Effects Of Aluminium Toxicity On Root Morphology And Physiology Of Two Maize Hybrids
Prasetyo, Teguh (2007) Effects Of Aluminium Toxicity On Root Morphology And Physiology Of Two Maize Hybrids. Masters thesis, Universiti Putra Malaysia.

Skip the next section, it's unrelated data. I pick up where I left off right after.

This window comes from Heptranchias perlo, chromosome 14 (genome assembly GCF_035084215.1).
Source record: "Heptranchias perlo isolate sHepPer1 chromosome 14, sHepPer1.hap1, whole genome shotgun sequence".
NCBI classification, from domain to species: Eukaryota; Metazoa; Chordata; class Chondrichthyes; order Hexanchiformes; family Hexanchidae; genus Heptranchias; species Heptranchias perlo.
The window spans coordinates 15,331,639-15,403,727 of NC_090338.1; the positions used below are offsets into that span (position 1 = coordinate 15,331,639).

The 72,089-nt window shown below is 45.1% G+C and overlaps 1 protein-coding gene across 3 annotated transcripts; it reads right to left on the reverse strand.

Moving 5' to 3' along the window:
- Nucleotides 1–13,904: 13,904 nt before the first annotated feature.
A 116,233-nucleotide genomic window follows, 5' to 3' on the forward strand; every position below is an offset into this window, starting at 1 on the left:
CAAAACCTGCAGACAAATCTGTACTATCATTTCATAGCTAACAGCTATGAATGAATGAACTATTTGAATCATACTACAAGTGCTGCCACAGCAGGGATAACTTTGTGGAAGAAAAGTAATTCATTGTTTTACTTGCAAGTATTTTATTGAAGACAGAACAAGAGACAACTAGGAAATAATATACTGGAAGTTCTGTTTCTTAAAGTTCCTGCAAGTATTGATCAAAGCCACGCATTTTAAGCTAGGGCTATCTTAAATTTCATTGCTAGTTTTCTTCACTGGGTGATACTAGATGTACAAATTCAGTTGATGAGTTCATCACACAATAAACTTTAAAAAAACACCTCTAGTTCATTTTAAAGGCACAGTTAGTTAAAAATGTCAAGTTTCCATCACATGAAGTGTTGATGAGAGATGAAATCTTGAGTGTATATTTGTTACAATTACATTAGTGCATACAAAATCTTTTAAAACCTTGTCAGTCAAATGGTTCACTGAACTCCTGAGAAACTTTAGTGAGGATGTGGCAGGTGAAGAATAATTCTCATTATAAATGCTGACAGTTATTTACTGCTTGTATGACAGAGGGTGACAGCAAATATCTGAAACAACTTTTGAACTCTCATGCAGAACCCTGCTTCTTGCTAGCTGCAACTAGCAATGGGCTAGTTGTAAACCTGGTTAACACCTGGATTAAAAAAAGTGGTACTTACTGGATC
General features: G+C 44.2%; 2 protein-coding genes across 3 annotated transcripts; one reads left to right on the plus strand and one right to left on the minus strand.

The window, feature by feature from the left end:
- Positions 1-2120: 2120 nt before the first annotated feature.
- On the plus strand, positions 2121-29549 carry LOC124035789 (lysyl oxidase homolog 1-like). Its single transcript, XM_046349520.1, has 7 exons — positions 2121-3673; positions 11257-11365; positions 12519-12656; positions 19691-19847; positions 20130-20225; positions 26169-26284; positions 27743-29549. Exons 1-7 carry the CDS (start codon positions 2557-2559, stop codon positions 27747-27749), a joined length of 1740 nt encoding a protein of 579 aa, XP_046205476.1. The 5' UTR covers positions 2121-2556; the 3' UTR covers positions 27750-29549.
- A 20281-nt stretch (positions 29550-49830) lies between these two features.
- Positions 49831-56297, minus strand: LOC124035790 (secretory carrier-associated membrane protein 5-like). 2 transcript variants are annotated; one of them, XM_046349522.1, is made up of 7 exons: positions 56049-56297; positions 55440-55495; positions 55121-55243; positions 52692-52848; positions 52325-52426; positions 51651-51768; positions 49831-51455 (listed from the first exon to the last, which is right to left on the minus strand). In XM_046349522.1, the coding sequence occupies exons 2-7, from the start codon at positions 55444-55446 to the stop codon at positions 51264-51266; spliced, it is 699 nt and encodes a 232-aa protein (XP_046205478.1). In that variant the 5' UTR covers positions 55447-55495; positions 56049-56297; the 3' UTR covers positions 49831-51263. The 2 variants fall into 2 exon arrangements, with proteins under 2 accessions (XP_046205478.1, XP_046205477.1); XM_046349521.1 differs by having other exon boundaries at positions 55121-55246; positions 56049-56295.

Acid soils in Malaysia account for 72% of the country that was classified under Ultisols and Oxisols. Crop production is not favorable in highly weathered Ultisols and Oxisols, due to aluminium (Al) and manganese (Mn) toxicities as well as calcium (Ca) and magnesium (Mg) deficiencies. Acid soils with high Al saturation (> 60%) induce water stress and retards plant growth. Al toxicity and water stress affects every aspect of plant growth, including the anatomy, morphology, physiology and biochemistry. Therefore, a detail understanding of the physiological characteristics of Al stress, will lead to improvement of maize (Zea mays L.) with tolerance to Al that can be grown on Ultisols and Oxisols. Three experiments were conducted to study the effects of aluminium toxicity on root morphology and physiology of two maize hybrids (Putra J-58 and C-7). Experiments were conducted in the laboratory and at Field two, Faculty of Agriculture, Universiti Putra Malaysia. The experiments were conducted to study the effect of Al on seed germination, short-term effect of Al on root structure and effect of high Al concentrations on maize growth. The experimental designs were randomized complete block design in factorial arrangement, and replicated three times. Overall results showed that maize seeds were impermeable to Al, even though seeds were soaked in 300 μM Al for 8 h, the seeds when sliced and stained with 0.2% hematoxylin showed that the embryo was not stained. Moreover, seed germination was normal when soaked in Al solution, but after germination, root growth was restricted and root tip became brown, stubby, with lesions on the root surface. The total root length of C-7 was significantly longer than Putra J-58. Hematoxylin staining showed that tolerance level of Putra J-58 was considered as intermediate tolerance to Al, while C-7 was sensitive to Al. Al uptake appears to take place within 30 min, and based on the root morphological observations, Al disrupted root cells within 24 h as indicated by lesions in the cortex tissue of the root tip. High Al concentrations (278 and 556 μM Al) inhibited root growth as well as root branching and induced water stress symptoms. After two days in the Al solution, leaves showed interveinal chlorosis, a symptom of Mg deficiency and supported by result of leaf analysis. This symptom was observed on plant grown in solutions with 278 and 556 μM Al. Ca content in the shoot of maize grown in 0 and 556 μM Al were 8.81 and 4.41 μg/g of DM, respectively. Moreover, Mg content in the shoot of maize grown in 0 and 556 μM Al were 5.51 and 2.33 μg/g of DM, respectively. After six days in the nutrient solution containing 556 μM Al, root and shoot dry matter reduced by 61.1% and 34.8%, respectively, compared to control. In addition, stomatal resistance increased by 84.6% and transpiration rate was reduced 41.8% by 556 μM Al, respectively, compared to control. Al toxicity induced root lesions, stubby roots and deep-cracking on the epidermal tissue of the roots. However, the degree of root inhibition or root damage and the decreasing plant physiological activities were dependent on the level of Al present. Maize root growth appears to show a linear or almost exponential response to Al toxicity.
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